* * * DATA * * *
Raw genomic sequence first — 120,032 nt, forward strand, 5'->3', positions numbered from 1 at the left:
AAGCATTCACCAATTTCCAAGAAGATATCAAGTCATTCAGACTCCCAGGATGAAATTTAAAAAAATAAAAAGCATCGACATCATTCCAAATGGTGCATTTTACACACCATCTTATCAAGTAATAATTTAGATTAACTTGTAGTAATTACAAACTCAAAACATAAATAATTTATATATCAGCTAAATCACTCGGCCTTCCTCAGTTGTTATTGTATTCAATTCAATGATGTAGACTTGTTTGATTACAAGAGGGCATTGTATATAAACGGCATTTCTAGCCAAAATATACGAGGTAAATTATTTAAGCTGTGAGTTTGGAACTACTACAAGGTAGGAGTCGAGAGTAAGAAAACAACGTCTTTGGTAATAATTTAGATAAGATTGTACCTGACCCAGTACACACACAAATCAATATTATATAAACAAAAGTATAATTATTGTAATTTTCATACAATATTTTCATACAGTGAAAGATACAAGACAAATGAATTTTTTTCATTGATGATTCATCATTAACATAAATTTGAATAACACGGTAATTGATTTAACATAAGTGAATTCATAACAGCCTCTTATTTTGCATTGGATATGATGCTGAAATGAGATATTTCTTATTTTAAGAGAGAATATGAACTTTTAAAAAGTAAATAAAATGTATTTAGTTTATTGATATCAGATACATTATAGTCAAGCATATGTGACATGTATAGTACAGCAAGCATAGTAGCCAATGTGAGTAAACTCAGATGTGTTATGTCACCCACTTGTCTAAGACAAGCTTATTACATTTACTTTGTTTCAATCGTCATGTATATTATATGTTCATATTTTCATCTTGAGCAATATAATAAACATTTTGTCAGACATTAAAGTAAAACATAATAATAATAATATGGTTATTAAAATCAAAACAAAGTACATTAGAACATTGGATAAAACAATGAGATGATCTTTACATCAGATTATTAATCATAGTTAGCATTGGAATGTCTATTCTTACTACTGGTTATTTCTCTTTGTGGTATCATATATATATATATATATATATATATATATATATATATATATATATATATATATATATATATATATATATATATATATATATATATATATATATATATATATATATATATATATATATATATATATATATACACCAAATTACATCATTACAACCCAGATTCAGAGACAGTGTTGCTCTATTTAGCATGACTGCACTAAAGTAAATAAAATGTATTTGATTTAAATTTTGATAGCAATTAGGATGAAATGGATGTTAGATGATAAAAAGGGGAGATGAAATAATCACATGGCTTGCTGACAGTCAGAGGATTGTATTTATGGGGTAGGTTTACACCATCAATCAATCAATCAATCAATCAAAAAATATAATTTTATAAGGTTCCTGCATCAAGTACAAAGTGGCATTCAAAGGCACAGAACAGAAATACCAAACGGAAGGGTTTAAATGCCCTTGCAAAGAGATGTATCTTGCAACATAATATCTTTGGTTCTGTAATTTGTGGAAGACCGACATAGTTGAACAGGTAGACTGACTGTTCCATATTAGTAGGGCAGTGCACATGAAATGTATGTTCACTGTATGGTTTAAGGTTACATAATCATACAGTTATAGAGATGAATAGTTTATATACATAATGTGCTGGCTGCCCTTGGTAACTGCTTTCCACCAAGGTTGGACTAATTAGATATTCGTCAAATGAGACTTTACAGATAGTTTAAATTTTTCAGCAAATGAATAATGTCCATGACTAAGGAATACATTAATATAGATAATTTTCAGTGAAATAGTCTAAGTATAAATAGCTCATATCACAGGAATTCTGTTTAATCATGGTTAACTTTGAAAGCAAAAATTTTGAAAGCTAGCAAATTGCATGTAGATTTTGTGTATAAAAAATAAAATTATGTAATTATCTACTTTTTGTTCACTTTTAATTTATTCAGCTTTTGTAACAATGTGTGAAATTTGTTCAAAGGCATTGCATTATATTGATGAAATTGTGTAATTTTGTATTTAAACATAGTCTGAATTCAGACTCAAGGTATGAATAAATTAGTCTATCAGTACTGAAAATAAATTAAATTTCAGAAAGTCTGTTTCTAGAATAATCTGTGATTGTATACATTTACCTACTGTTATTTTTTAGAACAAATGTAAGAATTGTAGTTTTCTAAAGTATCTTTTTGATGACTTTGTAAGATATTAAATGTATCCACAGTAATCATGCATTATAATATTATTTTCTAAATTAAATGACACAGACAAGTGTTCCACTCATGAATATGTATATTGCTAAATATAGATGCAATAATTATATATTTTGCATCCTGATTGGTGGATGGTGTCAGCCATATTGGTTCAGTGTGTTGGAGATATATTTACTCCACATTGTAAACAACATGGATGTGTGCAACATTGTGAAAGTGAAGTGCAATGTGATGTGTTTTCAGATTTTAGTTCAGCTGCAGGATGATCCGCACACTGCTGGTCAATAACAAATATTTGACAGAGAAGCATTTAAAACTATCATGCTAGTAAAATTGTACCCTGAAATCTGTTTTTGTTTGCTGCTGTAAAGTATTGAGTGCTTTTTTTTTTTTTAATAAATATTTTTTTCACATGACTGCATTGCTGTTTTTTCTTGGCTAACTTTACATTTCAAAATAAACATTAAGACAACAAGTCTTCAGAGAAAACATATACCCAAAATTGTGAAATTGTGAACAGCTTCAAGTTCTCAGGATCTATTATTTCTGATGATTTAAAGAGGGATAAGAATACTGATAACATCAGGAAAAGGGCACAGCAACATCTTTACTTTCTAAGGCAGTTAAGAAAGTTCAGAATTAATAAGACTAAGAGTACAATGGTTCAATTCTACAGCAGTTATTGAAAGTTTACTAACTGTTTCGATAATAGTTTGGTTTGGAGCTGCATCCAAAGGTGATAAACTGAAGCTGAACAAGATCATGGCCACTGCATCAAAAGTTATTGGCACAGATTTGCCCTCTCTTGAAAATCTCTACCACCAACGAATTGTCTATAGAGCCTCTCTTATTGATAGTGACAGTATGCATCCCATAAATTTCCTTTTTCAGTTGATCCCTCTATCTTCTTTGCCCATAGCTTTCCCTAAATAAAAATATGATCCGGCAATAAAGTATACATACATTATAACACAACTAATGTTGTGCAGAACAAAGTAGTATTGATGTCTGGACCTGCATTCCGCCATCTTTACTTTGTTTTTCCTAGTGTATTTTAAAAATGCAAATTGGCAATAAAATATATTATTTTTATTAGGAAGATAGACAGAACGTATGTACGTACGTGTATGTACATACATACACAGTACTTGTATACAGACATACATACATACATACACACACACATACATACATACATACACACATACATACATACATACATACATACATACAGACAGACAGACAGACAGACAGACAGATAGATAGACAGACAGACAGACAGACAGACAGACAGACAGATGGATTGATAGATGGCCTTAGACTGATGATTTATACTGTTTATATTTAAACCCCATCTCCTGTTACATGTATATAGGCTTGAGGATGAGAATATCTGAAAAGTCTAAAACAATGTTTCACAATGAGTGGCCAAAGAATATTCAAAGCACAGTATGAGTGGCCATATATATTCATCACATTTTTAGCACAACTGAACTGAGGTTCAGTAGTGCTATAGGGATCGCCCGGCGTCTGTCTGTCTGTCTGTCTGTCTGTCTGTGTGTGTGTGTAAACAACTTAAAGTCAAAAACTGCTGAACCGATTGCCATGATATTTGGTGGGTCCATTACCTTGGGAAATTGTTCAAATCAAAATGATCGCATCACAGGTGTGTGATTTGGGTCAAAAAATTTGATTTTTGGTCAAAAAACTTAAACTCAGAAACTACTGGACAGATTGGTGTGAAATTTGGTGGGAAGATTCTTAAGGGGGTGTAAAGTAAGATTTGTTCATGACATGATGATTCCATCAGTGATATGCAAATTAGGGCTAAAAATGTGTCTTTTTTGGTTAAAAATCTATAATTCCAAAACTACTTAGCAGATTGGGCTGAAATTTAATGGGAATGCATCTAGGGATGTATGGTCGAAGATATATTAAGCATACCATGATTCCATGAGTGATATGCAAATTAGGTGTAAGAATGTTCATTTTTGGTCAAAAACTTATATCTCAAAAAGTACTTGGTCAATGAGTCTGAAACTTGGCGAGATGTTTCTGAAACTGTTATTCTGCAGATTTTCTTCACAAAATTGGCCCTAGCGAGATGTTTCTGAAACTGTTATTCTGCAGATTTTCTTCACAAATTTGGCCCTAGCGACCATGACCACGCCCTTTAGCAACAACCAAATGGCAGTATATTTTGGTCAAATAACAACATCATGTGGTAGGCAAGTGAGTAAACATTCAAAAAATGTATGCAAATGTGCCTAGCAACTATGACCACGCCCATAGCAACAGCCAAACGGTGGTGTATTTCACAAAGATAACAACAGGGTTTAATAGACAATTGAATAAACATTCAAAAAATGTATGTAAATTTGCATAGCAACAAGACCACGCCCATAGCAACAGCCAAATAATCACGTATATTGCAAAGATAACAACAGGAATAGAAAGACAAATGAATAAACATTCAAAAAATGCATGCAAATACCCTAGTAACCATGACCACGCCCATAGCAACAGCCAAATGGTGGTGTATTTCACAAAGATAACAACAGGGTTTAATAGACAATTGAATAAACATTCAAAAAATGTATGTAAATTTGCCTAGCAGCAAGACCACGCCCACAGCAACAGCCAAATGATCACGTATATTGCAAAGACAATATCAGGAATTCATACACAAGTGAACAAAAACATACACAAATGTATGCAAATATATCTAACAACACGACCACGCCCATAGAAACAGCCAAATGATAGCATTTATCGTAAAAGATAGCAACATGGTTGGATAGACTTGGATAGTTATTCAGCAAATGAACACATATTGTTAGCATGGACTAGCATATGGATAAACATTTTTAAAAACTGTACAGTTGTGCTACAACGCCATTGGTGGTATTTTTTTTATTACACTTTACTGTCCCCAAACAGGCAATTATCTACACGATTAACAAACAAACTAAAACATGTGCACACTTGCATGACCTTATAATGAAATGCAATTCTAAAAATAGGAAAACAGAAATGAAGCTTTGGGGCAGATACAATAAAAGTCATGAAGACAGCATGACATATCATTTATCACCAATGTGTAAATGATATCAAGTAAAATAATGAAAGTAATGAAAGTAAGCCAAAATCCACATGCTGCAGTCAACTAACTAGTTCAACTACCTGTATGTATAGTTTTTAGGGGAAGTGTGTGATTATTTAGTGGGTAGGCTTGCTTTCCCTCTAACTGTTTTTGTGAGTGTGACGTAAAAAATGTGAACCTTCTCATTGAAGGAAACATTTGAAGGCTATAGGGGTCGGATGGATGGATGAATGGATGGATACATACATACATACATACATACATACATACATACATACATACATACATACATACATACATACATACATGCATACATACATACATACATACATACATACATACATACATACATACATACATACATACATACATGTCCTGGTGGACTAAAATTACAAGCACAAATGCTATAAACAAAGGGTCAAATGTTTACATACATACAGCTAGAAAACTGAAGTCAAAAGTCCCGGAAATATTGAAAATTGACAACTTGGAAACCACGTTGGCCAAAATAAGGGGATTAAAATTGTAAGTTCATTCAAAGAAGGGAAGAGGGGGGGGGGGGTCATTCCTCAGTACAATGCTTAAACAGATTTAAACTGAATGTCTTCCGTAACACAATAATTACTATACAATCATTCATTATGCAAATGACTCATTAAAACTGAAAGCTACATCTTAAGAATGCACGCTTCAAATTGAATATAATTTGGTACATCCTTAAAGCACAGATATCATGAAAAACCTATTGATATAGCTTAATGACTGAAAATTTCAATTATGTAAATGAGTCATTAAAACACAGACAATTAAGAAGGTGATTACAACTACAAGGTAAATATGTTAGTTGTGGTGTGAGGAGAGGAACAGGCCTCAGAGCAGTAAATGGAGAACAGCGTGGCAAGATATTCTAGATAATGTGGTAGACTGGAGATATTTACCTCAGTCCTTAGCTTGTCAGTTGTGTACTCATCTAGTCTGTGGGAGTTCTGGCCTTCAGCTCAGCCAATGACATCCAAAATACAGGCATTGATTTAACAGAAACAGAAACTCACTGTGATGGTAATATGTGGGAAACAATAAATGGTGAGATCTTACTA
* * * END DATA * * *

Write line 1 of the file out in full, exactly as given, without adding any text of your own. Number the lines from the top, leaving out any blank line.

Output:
Raw genomic sequence first — 120,032 nt, forward strand, 5'->3', positions numbered from 1 at the left: